Victors Valiant emerge from Campbell Moot Court Competition
By John Masson, Amicus Editor
The Henry M. Campbell Moot Court Competition, a Michigan Law tradition that stretches back more than 80 years, earned top team and best brief honors in April for 3Ls Jake Walker and Jane Metcalf, and a best oralist award for 2L Cheryl Palmeri.
Palmeri and classmate Rory Wellever were runners-up for the best team award.
The case being mooted involved two questions: first, whether the warrantless use of cell-site technology to locate and track a person violates that person's rights under the Fourth Amendment, and second, whether the government should be allowed to use a Mirandized suspect's response to a police consent-to-search request as part of its case-in-chief.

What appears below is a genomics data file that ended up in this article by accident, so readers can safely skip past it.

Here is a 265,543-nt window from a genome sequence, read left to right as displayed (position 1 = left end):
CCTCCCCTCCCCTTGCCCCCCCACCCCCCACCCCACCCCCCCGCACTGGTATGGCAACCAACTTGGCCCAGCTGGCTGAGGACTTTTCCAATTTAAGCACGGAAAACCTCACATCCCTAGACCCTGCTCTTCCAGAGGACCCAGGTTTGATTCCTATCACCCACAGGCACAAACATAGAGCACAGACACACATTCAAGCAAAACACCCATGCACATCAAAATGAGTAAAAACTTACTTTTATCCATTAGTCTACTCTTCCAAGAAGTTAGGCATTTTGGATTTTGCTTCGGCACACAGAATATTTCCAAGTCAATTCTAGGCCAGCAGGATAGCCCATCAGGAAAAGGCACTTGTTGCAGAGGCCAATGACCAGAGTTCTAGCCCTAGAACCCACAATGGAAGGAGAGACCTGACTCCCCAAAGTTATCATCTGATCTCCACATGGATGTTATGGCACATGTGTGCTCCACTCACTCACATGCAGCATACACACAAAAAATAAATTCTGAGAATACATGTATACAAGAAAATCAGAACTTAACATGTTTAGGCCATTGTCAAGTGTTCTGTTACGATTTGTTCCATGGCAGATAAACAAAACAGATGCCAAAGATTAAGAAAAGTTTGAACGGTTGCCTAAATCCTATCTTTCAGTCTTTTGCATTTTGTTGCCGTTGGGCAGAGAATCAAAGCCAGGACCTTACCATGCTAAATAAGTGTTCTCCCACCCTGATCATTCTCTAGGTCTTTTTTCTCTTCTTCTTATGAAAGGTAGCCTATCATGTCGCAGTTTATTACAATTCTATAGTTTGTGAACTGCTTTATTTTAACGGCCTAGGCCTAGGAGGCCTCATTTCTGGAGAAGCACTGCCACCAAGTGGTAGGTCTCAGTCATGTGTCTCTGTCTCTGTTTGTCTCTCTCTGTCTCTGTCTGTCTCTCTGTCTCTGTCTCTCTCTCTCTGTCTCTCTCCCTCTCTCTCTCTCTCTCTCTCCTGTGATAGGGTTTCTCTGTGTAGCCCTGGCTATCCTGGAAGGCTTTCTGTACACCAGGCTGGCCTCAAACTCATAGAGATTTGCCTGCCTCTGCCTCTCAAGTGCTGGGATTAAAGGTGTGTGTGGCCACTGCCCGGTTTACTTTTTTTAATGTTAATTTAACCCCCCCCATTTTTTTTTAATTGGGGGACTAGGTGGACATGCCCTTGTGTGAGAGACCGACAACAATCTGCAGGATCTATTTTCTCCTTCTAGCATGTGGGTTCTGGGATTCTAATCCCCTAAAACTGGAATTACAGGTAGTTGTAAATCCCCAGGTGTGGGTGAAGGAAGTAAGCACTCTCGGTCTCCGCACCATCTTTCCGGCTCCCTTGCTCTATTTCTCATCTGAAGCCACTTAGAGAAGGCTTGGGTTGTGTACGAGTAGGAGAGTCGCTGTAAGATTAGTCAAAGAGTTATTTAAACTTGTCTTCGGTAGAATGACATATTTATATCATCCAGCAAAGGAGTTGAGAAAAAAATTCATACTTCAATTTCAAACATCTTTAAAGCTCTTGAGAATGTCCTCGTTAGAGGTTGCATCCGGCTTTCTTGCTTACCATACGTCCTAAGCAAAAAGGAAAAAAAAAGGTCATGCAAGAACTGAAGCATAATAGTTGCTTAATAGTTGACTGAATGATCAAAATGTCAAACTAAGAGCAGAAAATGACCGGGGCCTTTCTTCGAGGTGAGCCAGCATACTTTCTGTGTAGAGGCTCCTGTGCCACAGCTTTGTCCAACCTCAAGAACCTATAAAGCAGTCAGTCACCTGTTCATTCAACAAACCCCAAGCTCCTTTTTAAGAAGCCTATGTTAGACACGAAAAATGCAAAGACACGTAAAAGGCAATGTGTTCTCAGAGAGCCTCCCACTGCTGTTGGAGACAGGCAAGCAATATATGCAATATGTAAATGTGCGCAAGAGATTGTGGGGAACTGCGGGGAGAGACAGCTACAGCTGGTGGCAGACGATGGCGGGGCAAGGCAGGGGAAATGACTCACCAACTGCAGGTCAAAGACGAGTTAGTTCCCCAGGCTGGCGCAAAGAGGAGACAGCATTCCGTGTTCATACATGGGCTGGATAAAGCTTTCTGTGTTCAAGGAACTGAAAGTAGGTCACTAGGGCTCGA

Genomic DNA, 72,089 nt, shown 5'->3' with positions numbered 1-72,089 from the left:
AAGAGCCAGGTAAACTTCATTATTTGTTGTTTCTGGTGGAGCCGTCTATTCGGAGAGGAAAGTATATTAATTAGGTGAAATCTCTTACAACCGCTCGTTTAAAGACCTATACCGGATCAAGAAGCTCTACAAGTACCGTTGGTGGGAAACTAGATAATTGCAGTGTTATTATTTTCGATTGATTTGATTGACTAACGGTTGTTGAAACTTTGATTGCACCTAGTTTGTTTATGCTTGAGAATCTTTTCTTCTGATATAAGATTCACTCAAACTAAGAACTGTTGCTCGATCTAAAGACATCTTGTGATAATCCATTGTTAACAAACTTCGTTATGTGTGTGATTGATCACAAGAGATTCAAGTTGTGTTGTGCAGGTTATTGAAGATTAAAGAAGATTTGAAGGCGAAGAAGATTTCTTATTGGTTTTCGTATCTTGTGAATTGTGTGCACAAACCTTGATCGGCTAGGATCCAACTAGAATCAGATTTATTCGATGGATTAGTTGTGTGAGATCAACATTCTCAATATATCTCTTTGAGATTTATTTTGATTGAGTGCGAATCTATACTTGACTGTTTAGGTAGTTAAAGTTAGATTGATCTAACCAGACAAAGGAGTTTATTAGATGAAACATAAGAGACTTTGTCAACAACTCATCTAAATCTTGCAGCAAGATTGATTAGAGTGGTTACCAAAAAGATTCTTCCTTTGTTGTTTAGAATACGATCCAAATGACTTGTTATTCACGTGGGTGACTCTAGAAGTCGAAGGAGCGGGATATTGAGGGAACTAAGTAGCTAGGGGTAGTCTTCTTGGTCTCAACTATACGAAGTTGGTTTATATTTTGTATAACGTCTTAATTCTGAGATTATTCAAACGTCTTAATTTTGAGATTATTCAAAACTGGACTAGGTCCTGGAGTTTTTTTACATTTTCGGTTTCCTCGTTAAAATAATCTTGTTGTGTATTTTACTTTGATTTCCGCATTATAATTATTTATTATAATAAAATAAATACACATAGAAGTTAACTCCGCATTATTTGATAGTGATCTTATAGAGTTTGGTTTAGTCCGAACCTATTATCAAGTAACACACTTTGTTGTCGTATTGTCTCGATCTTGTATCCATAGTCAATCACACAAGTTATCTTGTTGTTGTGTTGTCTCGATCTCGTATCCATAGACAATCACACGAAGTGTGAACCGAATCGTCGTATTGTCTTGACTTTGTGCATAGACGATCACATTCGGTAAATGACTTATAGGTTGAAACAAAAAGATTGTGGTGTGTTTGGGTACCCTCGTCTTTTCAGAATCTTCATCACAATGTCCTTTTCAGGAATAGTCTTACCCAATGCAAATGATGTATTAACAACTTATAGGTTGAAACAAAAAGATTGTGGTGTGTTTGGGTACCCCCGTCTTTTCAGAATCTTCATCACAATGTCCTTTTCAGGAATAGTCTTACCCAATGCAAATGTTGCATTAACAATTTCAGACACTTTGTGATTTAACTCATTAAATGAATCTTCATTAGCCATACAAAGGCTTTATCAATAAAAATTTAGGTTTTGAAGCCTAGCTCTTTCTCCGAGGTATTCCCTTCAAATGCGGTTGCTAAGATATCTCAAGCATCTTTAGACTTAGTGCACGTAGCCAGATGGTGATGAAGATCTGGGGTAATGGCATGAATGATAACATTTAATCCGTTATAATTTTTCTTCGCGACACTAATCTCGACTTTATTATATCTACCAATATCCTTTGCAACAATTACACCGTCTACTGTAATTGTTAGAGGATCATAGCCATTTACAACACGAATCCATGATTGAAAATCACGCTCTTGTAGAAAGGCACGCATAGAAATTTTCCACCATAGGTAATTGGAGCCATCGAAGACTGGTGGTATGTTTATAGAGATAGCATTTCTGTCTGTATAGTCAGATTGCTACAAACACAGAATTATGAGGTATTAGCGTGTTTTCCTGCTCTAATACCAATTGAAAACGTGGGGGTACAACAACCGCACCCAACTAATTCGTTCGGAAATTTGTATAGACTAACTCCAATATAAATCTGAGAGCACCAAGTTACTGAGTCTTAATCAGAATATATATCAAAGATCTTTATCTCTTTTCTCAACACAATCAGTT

More than 150 students competed this year, assisted by many members of the faculty. Professors Joan Larsen, Eve Brensike Primus and Sam Gross were singled out by the student board that administers the competition for their help in designing the problem and assisting the board and competitors.
This year's judging panel for the final round included Judge Betty B. Fletcher of the U.S. Court of Appeals for the Ninth Circuit, Judge Neil M. Gorsuch of the U.S. Court of Appeals for the Tenth Circuit, and Judge David S. Tatel of the U.S. Court of Appeals for the D.C. Circuit.
The Henry M. Campbell Moot Court Competition was established in 1926 and honors the 1878 Michigan Law graduate who founded the Detroit law firm that became Dickinson Wright. Competition lasts much of the year, and is open to all second- and third-year students, as well as to LL.M., visiting, and dual-degree students.